Many with walking pneumonia don’t realize they’re sick

Doctors looking at x-ray

Dear Doctors: My wife and I both had COVID-19. I recovered, but my wife kept feeling sick. We worried it might be long COVID. But when she saw her doctor, she got diagnosed with walking pneumonia. She took antibiotics and got better. How is walking pneumonia different from regular pneumonia?

Dear Reader: Walking pneumonia is a term that is often used to describe a mild case of pneumonia. The medical term is atypical pneumonia.

The potential causes and physical symptoms of atypical pneumonia and “regular” pneumonia are basically the same. The difference between the two lies in the degree of illness. Someone with walking pneumonia can have symptoms that are so mild, they may not even realize that they are ill. Instead, they may think that they have somehow overexerted themselves, which has led to their feeling tired and run-down.

To understand pneumonia, let’s start with the lungs. They are made up of a series of branching tubes that gradually go from large to small, like the trunk and branches of a tree. The smallest of these branches are known as bronchioles. Instead of leaves, though, bronchioles end in clusters of tiny and delicate air sacs known as alveoli. To give you an idea of how small these are, the average healthy adult has an estimated 480 million alveoli.

The alveoli, which are lined with capillaries, are where the oxygen that we breathe in passes to the blood and travels to sustain the tissues throughout the body. This is also where carbon dioxide, which our cells produce as a byproduct of metabolism, leaves the blood and exits via each exhaled breath.

When someone has pneumonia, it means that one or both lungs have become infected. While the most common cause is bacteria, viruses and fungi can cause pneumonia as well. It’s not uncommon for someone whose immune system has been sapped by a viral infection to develop pneumonia as a secondary bacterial infection. The infection causes the alveoli to become inflamed, which results in the production of fluids or pus. These interfere with the gas exchange that supplies the body with oxygen and carries away carbon dioxide.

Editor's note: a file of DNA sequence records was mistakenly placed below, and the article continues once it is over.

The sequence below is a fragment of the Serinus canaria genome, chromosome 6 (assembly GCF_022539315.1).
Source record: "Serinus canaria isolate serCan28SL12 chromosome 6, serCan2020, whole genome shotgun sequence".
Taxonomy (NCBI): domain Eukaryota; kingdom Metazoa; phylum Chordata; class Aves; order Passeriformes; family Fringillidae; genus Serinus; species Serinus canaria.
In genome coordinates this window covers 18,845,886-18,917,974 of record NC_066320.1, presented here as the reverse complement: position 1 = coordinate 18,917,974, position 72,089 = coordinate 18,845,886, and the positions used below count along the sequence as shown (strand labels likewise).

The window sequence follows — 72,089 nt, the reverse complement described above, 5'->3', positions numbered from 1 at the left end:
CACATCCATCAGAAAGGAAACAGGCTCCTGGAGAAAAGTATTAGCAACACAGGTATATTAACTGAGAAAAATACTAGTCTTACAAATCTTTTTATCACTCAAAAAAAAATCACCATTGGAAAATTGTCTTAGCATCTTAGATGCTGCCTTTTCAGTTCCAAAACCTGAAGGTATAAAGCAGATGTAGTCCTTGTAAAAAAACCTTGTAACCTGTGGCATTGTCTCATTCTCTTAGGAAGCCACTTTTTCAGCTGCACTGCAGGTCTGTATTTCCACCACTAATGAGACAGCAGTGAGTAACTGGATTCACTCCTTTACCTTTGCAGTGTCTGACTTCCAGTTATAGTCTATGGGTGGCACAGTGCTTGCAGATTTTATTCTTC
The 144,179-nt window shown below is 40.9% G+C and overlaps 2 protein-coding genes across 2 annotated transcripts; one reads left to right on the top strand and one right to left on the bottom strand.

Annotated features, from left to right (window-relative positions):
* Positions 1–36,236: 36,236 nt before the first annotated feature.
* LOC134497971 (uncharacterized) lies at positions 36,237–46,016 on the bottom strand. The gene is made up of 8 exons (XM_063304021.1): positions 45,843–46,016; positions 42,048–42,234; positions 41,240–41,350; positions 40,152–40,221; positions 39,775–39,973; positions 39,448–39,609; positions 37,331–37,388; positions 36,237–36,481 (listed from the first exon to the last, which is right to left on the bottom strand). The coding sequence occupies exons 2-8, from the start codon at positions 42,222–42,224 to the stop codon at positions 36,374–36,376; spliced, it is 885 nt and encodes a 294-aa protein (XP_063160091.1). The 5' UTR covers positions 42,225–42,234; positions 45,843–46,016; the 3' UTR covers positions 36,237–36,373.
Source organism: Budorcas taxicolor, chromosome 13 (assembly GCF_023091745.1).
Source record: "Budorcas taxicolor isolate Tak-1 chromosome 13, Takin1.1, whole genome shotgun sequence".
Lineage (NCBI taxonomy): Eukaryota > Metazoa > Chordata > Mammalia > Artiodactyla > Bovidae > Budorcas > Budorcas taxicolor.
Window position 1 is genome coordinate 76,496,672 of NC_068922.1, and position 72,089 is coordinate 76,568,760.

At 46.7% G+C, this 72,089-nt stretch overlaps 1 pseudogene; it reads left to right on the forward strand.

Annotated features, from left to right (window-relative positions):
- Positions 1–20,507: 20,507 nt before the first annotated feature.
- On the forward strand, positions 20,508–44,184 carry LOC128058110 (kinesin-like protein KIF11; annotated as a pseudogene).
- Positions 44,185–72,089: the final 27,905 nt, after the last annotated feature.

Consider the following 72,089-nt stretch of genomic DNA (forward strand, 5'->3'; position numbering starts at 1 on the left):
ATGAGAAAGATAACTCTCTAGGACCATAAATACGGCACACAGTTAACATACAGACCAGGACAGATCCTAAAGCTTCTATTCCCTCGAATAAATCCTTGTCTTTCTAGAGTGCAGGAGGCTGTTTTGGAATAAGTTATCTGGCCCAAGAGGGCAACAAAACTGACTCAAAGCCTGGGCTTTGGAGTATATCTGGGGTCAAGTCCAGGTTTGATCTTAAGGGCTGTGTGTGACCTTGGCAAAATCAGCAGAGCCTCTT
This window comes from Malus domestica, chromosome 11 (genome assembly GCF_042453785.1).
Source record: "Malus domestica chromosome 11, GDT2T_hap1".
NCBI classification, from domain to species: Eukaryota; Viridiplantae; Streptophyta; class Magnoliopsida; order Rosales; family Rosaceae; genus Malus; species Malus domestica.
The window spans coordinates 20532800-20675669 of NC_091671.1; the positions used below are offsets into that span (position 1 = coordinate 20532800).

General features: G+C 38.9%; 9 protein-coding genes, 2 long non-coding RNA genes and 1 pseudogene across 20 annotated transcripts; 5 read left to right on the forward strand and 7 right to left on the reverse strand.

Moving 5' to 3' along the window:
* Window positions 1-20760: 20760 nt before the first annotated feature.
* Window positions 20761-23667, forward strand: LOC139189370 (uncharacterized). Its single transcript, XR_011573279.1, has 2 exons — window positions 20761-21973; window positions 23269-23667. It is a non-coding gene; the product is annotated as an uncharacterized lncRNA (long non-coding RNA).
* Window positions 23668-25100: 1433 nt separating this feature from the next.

In regular pneumonia, symptoms typically include fever, chills, pain or pressure when coughing, a wheezing sound when breathing in, shortness of breath, and fatigue or exhaustion. In so-called walking pneumonia, the major physical symptoms are either milder or, in some cases, not present at all. They can be confused for a cold or the flu. Some people report only feeling tired and run-down. This is because the buildup of fluid in the alveoli prevents adequate oxygen to get to the tissues of the body.

Diagnosis may include X-rays to look for fluid buildup in the lungs and lab tests to identify the pathogen. When bacterial, as in your wife’s case, antibiotics are used.

Despite being a milder illness, walking pneumonia is serious. It’s crucial to see a doctor and follow their treatment plan. Most people begin to feel better several days into their course of antibiotics; however, it’s important to be patient and take it easy. Full recovery can take up to a month or more.

(Send your questions to [email protected], or write: Ask the Doctors, c/o UCLA Health Sciences Media Relations, 10960 Wilshire Blvd., Suite 1955, Los Angeles, CA, 90024. Owing to the volume of mail, personal replies cannot be provided.)

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